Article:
Tips, Techniques, Examples about my favorite musical instrument, the Twelve-String Guitar.

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Saturday, January 13, 2007

BWV999 - Bach Lute Prelude

BWV999 is the catalog index for a short and simple Lute prelude composed by Johann Sebastian Bach. The original was in Cm and the only way we know about it is from a contemporaneous copy done by Kellner which you can see here.

It makes a nice piece for the 12-string, if you enjoy fingerpicking. You can use the usual guitar transcription, which changes the key to Dm. Here's a version.

The piece has two voices: an arpeggiated upper voice countered with a lower voice that leads each chord change. The upper voice is played entirely on the top three courses. If you play these with 'ima' fingers (classical guitarists abbreviations for index finger, middle finger, and ring, or annular, finger), the 12-string responds with the harp like sounds, the 'i' striking the 3rd course tends to de-emphasize the higher octave string. The thumb (p for classical guitarists) is used for the descending lower voice, and this tends to emphasize the octave chord sound of the lower courses. The same right hand pattern is repeated each measure almost unchanged throughout the piece. The pattern I am used to using, using classical guitar notation, is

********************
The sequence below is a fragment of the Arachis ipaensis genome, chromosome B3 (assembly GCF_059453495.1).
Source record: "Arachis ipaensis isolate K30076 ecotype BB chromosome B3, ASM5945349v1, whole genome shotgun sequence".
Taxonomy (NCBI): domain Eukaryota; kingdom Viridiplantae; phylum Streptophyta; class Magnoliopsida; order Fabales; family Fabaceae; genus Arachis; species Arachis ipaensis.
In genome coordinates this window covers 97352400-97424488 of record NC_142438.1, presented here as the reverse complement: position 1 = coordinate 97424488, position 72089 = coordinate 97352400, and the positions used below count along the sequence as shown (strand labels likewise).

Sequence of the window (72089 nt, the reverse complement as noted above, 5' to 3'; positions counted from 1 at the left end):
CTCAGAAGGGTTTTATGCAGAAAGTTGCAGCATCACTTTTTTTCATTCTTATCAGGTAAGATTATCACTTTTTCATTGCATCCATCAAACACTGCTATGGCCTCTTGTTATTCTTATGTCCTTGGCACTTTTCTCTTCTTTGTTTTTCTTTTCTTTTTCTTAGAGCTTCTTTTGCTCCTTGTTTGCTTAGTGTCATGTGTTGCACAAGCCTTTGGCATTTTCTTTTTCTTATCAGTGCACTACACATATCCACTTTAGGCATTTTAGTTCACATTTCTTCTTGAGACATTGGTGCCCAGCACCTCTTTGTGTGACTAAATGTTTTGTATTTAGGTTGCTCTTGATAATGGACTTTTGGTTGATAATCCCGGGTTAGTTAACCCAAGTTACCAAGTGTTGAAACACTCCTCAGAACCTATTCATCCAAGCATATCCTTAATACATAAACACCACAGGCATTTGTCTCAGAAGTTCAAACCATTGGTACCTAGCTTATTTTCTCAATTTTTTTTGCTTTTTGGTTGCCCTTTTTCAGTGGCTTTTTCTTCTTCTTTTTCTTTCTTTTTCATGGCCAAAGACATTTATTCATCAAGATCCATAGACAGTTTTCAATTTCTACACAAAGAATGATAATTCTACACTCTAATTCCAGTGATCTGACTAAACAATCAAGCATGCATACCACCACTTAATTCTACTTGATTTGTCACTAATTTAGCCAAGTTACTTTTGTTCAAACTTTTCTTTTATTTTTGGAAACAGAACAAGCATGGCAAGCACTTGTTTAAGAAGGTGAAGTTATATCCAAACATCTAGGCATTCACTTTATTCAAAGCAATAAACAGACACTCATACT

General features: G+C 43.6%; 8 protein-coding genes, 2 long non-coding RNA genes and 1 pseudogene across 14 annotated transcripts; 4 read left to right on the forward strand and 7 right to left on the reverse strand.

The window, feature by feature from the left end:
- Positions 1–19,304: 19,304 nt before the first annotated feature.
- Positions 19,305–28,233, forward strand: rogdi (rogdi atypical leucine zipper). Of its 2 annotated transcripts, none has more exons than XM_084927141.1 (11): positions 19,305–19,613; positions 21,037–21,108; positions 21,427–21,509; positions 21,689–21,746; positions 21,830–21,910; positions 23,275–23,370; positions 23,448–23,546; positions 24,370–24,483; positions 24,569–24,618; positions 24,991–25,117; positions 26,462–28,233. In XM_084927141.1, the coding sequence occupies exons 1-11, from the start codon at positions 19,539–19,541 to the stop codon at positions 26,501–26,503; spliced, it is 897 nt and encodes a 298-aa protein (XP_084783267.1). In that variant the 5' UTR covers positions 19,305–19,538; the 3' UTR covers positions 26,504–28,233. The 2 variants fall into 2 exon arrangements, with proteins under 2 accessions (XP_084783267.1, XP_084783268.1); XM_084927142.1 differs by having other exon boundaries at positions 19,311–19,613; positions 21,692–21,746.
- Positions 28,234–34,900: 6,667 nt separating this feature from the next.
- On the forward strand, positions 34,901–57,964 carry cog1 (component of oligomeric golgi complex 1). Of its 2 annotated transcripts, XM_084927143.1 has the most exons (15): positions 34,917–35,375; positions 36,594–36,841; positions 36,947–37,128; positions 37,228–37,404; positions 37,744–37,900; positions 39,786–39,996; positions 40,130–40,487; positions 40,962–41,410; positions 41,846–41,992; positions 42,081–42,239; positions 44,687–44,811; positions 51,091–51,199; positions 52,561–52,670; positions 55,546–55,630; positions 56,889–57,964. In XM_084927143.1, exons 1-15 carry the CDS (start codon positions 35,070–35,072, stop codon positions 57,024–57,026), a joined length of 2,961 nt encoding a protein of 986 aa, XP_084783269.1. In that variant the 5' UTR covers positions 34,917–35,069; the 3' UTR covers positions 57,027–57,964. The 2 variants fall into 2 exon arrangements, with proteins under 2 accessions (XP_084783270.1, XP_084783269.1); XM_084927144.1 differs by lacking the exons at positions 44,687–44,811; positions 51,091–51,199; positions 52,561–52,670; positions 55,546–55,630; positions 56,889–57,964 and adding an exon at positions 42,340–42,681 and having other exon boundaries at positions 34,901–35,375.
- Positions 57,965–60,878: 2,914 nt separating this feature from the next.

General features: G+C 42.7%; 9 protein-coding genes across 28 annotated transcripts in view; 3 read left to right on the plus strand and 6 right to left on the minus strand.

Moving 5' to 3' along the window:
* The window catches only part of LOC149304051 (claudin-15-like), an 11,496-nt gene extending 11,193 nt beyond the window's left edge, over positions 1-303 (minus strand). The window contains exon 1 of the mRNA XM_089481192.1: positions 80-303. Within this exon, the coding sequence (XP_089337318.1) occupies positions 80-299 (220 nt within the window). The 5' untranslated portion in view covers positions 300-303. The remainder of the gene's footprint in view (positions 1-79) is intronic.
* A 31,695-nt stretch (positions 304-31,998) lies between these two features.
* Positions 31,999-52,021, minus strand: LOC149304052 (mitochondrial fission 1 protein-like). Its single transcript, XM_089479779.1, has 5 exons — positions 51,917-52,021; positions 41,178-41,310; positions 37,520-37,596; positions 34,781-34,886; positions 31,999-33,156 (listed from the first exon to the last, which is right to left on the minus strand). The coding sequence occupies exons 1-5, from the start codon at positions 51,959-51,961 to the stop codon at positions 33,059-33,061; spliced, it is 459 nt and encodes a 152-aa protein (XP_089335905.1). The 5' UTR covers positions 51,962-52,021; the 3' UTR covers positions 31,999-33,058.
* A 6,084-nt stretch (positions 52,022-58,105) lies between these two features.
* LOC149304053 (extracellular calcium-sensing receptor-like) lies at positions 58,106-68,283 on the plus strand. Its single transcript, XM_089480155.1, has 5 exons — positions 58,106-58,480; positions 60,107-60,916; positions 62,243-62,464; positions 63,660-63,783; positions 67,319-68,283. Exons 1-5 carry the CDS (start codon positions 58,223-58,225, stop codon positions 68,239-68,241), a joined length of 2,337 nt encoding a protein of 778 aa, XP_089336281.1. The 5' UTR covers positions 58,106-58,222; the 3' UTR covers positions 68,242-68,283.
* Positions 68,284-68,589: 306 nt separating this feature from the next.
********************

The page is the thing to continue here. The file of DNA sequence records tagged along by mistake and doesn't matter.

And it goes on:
pima mimi pipi

Thanks to Youtube, I watched a video of Segovia playing this piece, and he played it almost twice as fast as I did. This brought out the bass line very nicely, so I decided to speed my version up. After a week or so I realized the mimi for the second quarter of each measure was too difficult for me. A member of suggested some alternates, including mpmi, which is what I settled on. This gives the piece a curious effect on the 12-string, and I'm not sure yet if I like it. The thumb hits the 3rd course quickly followed by the index finger for the same note. This gives the piece a syncopated feel that I'm sure Bach didn't intend, but it does sound like something Leo Kottke might have written, and that's not bad,

But then Bach did encourage experimentation. He might have liked it. Here's a snippet.

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